It is with tremendous pride and deep emotion that I am responding today to the call of destiny which sometimes takes us in a direction we might never have imagined. I am proud of the confidence you have placed in me by choosing me as the 27th Governor General of Canada. Here today, before all of you, I am turning a significant page in my own story as I set off on this new adventure with hope and determination.
Let me begin by speaking about hope. During the 22nd visit to Canada by Queen Elizabeth II last May, Her Majesty reminded us that we can “make a difference” for those who will come after us. “If we make an effort in our own lives and in our way of improving the world around us,” she said, “we will have every reason to be proud of what we have accomplished.” That observation is a perfect reflection of the woman who is deeply concerned about the fate of humanity, whom I had the honour of meeting at Balmoral. It is an expression of hope that parallels my own.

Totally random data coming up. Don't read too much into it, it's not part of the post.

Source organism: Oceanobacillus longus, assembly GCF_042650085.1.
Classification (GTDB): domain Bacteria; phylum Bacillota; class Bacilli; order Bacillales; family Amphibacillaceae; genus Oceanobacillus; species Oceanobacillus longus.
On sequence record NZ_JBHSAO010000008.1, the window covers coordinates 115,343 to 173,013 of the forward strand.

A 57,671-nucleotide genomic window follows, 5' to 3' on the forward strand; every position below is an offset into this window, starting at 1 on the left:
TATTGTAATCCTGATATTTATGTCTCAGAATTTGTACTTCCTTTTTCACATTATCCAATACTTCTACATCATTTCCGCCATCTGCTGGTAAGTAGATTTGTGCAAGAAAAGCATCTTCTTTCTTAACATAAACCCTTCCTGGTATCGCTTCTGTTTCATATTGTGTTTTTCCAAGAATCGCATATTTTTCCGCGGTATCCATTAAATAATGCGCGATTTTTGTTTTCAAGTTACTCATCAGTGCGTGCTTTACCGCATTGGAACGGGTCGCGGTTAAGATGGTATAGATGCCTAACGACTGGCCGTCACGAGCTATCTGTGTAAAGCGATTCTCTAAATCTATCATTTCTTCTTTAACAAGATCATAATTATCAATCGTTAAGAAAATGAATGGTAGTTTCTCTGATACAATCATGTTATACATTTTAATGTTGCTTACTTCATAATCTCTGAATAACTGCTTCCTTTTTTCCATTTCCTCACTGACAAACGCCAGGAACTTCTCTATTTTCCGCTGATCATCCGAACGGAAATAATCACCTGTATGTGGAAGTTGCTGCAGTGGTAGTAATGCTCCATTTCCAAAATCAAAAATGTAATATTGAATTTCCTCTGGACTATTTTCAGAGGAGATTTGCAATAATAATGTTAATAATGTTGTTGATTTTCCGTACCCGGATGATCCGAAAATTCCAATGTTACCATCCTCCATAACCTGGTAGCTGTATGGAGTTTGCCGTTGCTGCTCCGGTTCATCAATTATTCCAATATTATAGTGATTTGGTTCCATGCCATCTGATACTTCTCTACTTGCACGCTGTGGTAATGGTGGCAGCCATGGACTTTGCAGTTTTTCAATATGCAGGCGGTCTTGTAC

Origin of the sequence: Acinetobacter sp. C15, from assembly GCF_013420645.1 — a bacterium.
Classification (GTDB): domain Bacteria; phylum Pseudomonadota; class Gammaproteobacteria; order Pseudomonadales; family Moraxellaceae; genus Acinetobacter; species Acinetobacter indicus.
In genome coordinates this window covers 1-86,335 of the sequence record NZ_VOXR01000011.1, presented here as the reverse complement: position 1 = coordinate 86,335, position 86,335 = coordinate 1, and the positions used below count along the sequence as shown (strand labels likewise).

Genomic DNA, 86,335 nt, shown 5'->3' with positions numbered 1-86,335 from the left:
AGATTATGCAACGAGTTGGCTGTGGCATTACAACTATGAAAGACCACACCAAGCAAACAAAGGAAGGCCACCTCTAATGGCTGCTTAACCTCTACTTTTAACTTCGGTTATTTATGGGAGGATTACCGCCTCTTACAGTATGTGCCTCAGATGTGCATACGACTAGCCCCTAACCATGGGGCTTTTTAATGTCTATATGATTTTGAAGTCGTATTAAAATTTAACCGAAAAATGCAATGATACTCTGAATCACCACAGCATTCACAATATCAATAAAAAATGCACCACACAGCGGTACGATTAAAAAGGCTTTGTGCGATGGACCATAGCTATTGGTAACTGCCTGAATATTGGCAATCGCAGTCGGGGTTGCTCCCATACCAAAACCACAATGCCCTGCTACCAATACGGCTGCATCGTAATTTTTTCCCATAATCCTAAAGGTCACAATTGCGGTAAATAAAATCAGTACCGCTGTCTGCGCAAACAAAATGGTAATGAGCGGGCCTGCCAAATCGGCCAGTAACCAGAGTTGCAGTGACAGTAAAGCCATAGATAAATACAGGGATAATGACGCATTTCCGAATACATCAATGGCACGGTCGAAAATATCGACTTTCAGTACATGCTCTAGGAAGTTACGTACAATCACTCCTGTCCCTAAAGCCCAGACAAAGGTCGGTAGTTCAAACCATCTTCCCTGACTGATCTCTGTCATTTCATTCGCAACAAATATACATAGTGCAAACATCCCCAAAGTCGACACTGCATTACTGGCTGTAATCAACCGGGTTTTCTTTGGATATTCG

Hope has been a beacon for me since childhood and into my adult years. It is embodied in this country with its unlimited possibilities – this country that we sometimes take for granted. My own story begins as a young child in another country, one “draped in barbed wire from head to toe,” in the powerful words of the Haitian poet in exile, René Depestre, who is also my uncle. The story of that little girl, who watched her parents, her family, and her friends grappling with the horrors of a ruthless dictatorship, who became the woman standing before you today, is a lesson in learning to be free.